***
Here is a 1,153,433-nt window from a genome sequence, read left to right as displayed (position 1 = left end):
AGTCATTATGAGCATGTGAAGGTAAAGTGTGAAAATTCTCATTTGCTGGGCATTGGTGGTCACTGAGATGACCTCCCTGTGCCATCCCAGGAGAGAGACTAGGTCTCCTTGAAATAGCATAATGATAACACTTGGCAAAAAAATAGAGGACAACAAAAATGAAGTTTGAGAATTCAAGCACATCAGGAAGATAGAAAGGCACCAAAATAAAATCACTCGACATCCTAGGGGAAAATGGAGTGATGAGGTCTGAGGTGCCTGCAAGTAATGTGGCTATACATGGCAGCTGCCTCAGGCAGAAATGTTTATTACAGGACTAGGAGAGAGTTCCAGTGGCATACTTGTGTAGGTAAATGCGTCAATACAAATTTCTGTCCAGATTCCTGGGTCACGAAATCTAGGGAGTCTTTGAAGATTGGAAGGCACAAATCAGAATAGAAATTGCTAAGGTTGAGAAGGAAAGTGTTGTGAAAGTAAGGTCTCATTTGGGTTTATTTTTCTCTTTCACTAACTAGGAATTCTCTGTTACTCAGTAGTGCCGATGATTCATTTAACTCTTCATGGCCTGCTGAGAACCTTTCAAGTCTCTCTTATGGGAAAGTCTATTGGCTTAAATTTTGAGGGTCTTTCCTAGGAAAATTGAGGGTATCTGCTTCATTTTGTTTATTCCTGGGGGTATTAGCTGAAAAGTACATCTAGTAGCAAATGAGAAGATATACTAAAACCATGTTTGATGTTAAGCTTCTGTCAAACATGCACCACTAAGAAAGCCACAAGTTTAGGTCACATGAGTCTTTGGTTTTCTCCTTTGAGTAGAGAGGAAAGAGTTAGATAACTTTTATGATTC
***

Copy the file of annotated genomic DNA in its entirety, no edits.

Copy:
Here is a 1,153,433-nt window from a genome sequence, read left to right as displayed (position 1 = left end):
AGTCATTATGAGCATGTGAAGGTAAAGTGTGAAAATTCTCATTTGCTGGGCATTGGTGGTCACTGAGATGACCTCCCTGTGCCATCCCAGGAGAGAGACTAGGTCTCCTTGAAATAGCATAATGATAACACTTGGCAAAAAAATAGAGGACAACAAAAATGAAGTTTGAGAATTCAAGCACATCAGGAAGATAGAAAGGCACCAAAATAAAATCACTCGACATCCTAGGGGAAAATGGAGTGATGAGGTCTGAGGTGCCTGCAAGTAATGTGGCTATACATGGCAGCTGCCTCAGGCAGAAATGTTTATTACAGGACTAGGAGAGAGTTCCAGTGGCATACTTGTGTAGGTAAATGCGTCAATACAAATTTCTGTCCAGATTCCTGGGTCACGAAATCTAGGGAGTCTTTGAAGATTGGAAGGCACAAATCAGAATAGAAATTGCTAAGGTTGAGAAGGAAAGTGTTGTGAAAGTAAGGTCTCATTTGGGTTTATTTTTCTCTTTCACTAACTAGGAATTCTCTGTTACTCAGTAGTGCCGATGATTCATTTAACTCTTCATGGCCTGCTGAGAACCTTTCAAGTCTCTCTTATGGGAAAGTCTATTGGCTTAAATTTTGAGGGTCTTTCCTAGGAAAATTGAGGGTATCTGCTTCATTTTGTTTATTCCTGGGGGTATTAGCTGAAAAGTACATCTAGTAGCAAATGAGAAGATATACTAAAACCATGTTTGATGTTAAGCTTCTGTCAAACATGCACCACTAAGAAAGCCACAAGTTTAGGTCACATGAGTCTTTGGTTTTCTCCTTTGAGTAGAGAGGAAAGAGTTAGATAACTTTTATGATTC